By Euro Weekly News Media • 07 February 2020 • 13:33
Image: Stock Photo, EWN
Launched exactly eleven years ago, Bitcoin is a type of digital currency – which means a form of money that exists electronically, rather than in physical form – and is the creation of Satoshi Nakamoto.
Transactions using bitcoin and other cryptocurrencies are recorded on decentralised cloud ledgers known as blockchains and, while this lack of a physical form is alarming to some, other see bitcoin trading as an exciting opportunity. So what does the future hold for this currency?
The value of bitcoin
During the decade that it has been in existence, Bitcoin has undergone tremendous fluctuations in its market value – although this has not put individuals or investment companies off trading on it.
So far, the peak of its value came at the end of 2017, when a single Bitcoin was worth $20,000, but the following year brought a crash in its value – and a lot of investors suffered huge losses.
Currently, a Bitcoin is valued at around $8,750 – or £6,700. While nowhere near the highpoint of December 2017, it is not hard to see why this price makes it an attractive investment, but a cause for concern is that many are investing in a complex area that they know little about.
There is no such thing as an actual Bitcoin, it only exists as an online concept, thus governments and banks cannot issue them as legal currency.
It is this that makes some people sceptical, but the fact that Bitcoin emerged a year after the financial crash of 2008 is not coincidental. Nakamoto promoted it as a way for people to bypass a corrupt financial and economic system.
The primary technology that fuels Bitcoin transactions is called a blockchain and it is a big reason why over 400,000 financial transactions are currently made every day using Bitcoin.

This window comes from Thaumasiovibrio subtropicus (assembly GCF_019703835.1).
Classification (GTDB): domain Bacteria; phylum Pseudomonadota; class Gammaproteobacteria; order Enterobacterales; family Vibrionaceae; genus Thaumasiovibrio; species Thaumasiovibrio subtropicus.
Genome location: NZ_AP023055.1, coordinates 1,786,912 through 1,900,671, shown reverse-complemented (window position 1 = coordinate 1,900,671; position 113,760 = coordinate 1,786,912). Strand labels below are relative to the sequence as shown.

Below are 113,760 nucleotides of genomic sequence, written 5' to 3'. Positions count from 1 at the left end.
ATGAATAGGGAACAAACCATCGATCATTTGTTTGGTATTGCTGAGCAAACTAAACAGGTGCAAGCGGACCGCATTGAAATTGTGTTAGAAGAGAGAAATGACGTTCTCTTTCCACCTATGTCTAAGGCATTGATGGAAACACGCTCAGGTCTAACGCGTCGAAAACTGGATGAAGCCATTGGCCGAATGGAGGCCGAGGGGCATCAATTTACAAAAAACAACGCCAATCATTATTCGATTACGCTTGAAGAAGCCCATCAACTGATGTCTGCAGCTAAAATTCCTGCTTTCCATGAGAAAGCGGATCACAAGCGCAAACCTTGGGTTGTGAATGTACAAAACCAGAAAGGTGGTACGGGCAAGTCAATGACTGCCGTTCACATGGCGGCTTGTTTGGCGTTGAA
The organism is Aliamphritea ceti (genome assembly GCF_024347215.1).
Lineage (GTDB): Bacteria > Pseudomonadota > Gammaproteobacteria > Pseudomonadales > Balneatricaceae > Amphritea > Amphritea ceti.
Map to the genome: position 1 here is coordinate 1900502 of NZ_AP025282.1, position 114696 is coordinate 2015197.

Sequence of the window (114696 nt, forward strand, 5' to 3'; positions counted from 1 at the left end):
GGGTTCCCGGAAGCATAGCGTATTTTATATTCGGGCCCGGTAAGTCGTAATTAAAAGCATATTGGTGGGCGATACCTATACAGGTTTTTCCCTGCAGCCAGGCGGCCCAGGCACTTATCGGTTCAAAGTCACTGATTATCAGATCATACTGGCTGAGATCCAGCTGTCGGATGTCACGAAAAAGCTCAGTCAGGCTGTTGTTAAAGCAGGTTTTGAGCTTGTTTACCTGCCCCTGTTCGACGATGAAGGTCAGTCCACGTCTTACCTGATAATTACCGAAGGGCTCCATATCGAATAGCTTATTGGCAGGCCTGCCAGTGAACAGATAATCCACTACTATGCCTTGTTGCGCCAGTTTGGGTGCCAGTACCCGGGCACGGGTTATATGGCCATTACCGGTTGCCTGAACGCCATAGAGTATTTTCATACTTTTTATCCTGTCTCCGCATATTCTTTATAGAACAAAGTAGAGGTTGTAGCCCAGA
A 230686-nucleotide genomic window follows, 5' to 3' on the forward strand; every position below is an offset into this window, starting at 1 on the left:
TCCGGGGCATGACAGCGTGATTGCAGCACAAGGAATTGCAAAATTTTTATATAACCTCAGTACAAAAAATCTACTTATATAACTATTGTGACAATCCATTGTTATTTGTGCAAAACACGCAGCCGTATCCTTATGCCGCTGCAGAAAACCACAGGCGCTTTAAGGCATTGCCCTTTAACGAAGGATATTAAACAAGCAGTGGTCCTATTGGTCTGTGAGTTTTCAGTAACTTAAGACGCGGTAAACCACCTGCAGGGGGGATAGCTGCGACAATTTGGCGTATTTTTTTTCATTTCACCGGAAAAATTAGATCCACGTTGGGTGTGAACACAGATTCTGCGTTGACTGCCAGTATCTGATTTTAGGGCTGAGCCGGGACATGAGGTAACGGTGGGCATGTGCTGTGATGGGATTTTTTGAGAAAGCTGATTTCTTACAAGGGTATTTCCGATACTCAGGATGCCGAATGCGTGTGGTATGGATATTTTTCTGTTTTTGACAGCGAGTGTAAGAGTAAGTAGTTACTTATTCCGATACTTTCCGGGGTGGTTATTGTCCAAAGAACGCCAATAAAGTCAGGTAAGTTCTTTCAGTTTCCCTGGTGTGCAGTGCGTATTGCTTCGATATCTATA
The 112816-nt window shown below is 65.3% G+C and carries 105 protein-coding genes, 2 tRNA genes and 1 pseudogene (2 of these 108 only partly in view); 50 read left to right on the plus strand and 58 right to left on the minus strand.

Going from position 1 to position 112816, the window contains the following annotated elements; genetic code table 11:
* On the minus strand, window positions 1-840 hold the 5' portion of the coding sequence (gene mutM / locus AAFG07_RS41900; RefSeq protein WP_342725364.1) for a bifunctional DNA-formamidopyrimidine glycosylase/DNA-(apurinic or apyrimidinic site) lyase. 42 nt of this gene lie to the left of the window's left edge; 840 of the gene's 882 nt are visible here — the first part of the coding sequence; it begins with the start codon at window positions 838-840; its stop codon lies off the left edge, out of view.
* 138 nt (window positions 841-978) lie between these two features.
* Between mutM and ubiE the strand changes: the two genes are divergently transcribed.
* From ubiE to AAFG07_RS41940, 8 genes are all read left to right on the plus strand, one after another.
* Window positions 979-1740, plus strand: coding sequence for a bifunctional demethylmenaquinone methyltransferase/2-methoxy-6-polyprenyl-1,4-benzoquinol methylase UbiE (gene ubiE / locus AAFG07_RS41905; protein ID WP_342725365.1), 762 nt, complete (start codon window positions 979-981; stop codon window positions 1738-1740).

No-one person can alter the data on the blockchains, reducing the potential for fraud, while the relative anonymity of Bitcoin transactions is seen as more secure – and these advantages have led some to view it and its main rivals such as Ripple and Ethereum as the future.
What is the future for Bitcoin?
This year will see the next Bitcoin ‘halving’ process take place, which could seriously affect prices.
Halving involves the block reward of Bitcoins that people receive for mining them, being cut in half and it has happened twice before – in 2012 and 2016.
In both cases, the currency then went on to hit a new high value within one year, which is leading some cryptocurrency observers to cite a rise in the value as one of their Bitcoin predictions for the future.
We will surely see a rise in Bitcoin investments during the next twelve months, particularly on the Bitcoin Revolution software in the UK. Among those who know enough about its history, as they look to capitalise on the effects of the May block halving.
Looking further ahead, a relaxation of the regulations – such as the BitLicense in the US – that are needed for established financial giants to be able to trade using Bitcoin, could be on the cards. This would see the currency achieve greater mainstream legitimacy.
While Bitcoin and its crypto rivals can be hard for a layperson to grasp, they are here to stay and could become part of all of our lives before long.
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